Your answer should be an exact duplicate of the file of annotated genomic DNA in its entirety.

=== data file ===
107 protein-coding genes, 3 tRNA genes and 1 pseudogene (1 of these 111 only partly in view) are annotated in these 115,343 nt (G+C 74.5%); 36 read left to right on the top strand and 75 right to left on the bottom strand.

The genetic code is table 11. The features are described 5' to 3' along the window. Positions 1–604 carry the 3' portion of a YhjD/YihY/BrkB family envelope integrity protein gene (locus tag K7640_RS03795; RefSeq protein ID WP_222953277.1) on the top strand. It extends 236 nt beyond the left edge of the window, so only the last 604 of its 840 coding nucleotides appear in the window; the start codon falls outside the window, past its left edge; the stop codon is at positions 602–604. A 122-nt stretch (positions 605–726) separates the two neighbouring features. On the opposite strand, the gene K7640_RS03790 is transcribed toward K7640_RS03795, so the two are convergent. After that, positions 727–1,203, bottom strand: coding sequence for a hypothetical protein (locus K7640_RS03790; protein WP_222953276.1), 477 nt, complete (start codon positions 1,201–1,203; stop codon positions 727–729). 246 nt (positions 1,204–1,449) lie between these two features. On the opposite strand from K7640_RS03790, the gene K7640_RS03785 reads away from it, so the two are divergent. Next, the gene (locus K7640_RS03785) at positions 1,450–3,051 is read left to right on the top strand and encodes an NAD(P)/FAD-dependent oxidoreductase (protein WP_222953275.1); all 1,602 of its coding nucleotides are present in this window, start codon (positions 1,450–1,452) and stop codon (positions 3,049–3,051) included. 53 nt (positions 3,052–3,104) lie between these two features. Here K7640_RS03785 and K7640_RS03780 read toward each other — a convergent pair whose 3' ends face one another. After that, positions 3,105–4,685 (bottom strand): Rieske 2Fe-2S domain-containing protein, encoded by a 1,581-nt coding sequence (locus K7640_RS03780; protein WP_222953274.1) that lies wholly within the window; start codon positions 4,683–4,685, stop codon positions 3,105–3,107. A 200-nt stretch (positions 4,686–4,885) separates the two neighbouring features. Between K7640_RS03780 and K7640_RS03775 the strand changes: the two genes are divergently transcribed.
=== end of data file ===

107 protein-coding genes, 3 tRNA genes and 1 pseudogene (1 of these 111 only partly in view) are annotated in these 115,343 nt (G+C 74.5%); 36 read left to right on the top strand and 75 right to left on the bottom strand.

The genetic code is table 11. The features are described 5' to 3' along the window. Positions 1–604 carry the 3' portion of a YhjD/YihY/BrkB family envelope integrity protein gene (locus tag K7640_RS03795; RefSeq protein ID WP_222953277.1) on the top strand. It extends 236 nt beyond the left edge of the window, so only the last 604 of its 840 coding nucleotides appear in the window; the start codon falls outside the window, past its left edge; the stop codon is at positions 602–604. A 122-nt stretch (positions 605–726) separates the two neighbouring features. On the opposite strand, the gene K7640_RS03790 is transcribed toward K7640_RS03795, so the two are convergent. After that, positions 727–1,203, bottom strand: coding sequence for a hypothetical protein (locus K7640_RS03790; protein WP_222953276.1), 477 nt, complete (start codon positions 1,201–1,203; stop codon positions 727–729). 246 nt (positions 1,204–1,449) lie between these two features. On the opposite strand from K7640_RS03790, the gene K7640_RS03785 reads away from it, so the two are divergent. Next, the gene (locus K7640_RS03785) at positions 1,450–3,051 is read left to right on the top strand and encodes an NAD(P)/FAD-dependent oxidoreductase (protein WP_222953275.1); all 1,602 of its coding nucleotides are present in this window, start codon (positions 1,450–1,452) and stop codon (positions 3,049–3,051) included. 53 nt (positions 3,052–3,104) lie between these two features. Here K7640_RS03785 and K7640_RS03780 read toward each other — a convergent pair whose 3' ends face one another. After that, positions 3,105–4,685 (bottom strand): Rieske 2Fe-2S domain-containing protein, encoded by a 1,581-nt coding sequence (locus K7640_RS03780; protein WP_222953274.1) that lies wholly within the window; start codon positions 4,683–4,685, stop codon positions 3,105–3,107. A 200-nt stretch (positions 4,686–4,885) separates the two neighbouring features. Between K7640_RS03780 and K7640_RS03775 the strand changes: the two genes are divergently transcribed.